Permanent Sovereignty over Natural Resources: An Analysis
Volume IV, Issue I, 2021
The principle of Permanent Sovereignty over Natural Resources (“PSNR”) ensures that a state has ultimate control over its own natural wealth and resources and the development, utilization, and exploitation of such resources shall be subject to the state’s national laws. The development of this principle can be attributed to the newly independent states in the early 1950s who sought to gain control over their resources after decades of exploitation by their colonizers. The first resolution on PSNR was the United Nations General Assembly Resolution 626 (VII) which recognized that countries have the right to freely use and exploit their natural resources for their economic development and progress. The most important instrument on PSNR came in the form of resolution 1803 (XVII) which guaranteed the right of PSNR to states and peoples. In 2007, with the adoption of the United Nations Declaration on the Rights of Indigenous Peoples, the United Nations (“UN”) also recognized the right of indigenous people over their traditionally owned or occupied land. However, despite these legal instruments, there is still debate on if this right accrues to the people as well. This paper examines the concept, history, and instruments on PSNR and ultimately answers this question in the affirmative.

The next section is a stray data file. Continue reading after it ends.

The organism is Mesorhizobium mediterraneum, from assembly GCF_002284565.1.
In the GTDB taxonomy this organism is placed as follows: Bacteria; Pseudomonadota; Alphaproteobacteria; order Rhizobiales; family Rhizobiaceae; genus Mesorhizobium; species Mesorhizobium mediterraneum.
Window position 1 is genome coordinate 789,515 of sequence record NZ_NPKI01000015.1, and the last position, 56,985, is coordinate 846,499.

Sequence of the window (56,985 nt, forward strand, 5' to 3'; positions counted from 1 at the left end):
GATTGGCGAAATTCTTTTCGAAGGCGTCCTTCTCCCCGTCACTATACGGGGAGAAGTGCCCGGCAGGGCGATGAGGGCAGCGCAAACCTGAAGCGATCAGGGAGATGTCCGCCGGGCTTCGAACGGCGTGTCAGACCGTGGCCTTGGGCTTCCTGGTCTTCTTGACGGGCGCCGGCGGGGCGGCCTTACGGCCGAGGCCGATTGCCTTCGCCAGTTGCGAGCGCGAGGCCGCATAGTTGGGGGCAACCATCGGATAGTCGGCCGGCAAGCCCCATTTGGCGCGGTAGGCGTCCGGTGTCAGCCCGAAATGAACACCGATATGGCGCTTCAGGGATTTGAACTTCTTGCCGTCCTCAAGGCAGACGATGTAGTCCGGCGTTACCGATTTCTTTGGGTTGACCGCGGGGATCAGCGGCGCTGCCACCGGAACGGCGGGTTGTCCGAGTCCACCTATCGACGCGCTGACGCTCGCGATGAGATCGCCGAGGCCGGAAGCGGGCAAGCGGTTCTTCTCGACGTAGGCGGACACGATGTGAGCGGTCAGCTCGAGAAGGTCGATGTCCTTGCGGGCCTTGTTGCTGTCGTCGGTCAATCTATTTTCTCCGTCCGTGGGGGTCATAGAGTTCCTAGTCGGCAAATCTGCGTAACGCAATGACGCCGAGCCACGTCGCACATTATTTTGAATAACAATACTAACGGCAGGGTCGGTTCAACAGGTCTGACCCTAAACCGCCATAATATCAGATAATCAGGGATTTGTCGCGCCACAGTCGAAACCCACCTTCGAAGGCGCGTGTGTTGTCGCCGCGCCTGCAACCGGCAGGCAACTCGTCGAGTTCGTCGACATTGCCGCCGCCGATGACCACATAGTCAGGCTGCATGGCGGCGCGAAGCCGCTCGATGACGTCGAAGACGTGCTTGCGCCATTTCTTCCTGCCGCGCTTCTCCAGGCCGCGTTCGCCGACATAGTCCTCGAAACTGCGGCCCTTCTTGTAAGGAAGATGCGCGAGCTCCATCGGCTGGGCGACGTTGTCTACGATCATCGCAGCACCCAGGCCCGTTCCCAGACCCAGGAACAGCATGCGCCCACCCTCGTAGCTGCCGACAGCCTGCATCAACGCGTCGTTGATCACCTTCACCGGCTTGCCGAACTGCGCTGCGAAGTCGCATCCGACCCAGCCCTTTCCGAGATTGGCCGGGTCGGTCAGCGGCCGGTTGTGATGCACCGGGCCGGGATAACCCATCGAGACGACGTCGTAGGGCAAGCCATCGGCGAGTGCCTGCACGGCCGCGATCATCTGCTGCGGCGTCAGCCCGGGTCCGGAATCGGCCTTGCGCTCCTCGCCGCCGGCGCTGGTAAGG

Keywords: natural resources, sovereignty, permanent sovereignty over natural resources, international law, United Nations, right to development